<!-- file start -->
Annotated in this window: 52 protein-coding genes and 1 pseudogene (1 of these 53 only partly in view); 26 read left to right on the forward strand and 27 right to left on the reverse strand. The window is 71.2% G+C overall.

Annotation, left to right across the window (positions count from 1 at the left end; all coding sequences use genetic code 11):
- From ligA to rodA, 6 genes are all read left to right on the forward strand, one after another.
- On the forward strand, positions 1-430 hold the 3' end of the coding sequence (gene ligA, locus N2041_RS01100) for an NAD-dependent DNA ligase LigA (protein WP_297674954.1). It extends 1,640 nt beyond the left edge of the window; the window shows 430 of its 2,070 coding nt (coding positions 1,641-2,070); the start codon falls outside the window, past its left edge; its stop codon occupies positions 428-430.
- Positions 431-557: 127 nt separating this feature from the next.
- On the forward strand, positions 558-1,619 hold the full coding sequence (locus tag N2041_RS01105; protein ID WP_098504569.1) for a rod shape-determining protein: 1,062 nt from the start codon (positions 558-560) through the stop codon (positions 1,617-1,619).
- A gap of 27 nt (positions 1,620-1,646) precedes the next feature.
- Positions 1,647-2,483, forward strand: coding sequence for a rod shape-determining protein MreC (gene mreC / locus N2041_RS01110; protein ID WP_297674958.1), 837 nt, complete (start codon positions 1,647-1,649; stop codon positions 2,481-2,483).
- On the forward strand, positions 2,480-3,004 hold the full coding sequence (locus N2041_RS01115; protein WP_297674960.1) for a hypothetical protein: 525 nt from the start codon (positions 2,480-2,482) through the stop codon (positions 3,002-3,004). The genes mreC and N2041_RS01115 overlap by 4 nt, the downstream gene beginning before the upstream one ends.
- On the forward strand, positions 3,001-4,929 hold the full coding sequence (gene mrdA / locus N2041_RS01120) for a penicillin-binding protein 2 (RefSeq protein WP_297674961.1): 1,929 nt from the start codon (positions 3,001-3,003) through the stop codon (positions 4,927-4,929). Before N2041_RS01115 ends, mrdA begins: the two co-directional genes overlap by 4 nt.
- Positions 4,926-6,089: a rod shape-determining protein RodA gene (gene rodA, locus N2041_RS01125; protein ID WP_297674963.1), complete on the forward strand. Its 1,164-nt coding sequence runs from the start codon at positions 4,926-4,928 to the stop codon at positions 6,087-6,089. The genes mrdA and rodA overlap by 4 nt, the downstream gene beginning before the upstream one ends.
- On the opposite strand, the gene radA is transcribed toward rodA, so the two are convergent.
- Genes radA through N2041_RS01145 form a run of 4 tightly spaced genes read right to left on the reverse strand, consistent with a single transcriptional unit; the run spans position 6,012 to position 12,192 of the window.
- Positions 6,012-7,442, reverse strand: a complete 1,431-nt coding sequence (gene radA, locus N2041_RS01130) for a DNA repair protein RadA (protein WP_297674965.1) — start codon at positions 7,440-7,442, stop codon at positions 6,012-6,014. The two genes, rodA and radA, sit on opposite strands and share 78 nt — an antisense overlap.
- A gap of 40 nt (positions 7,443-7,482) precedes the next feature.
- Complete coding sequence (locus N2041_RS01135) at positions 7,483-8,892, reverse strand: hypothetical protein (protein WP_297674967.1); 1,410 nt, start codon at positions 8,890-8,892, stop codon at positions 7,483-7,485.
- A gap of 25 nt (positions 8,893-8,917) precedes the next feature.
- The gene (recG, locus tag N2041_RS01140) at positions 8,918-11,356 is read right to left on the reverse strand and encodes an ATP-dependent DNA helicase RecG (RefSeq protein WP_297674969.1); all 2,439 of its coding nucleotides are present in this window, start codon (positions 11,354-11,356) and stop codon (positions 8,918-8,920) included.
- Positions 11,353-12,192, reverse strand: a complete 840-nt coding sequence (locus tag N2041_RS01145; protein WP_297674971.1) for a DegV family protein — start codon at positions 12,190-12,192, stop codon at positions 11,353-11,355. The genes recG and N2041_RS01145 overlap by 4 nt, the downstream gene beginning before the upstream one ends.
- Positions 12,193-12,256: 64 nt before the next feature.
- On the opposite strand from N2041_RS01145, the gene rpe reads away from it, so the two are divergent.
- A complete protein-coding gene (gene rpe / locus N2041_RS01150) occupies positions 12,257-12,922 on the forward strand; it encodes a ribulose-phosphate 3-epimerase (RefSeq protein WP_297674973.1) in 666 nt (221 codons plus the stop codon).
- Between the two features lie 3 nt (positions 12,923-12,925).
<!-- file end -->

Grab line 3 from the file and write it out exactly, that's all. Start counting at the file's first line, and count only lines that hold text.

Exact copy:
- From ligA to rodA, 6 genes are all read left to right on the forward strand, one after another.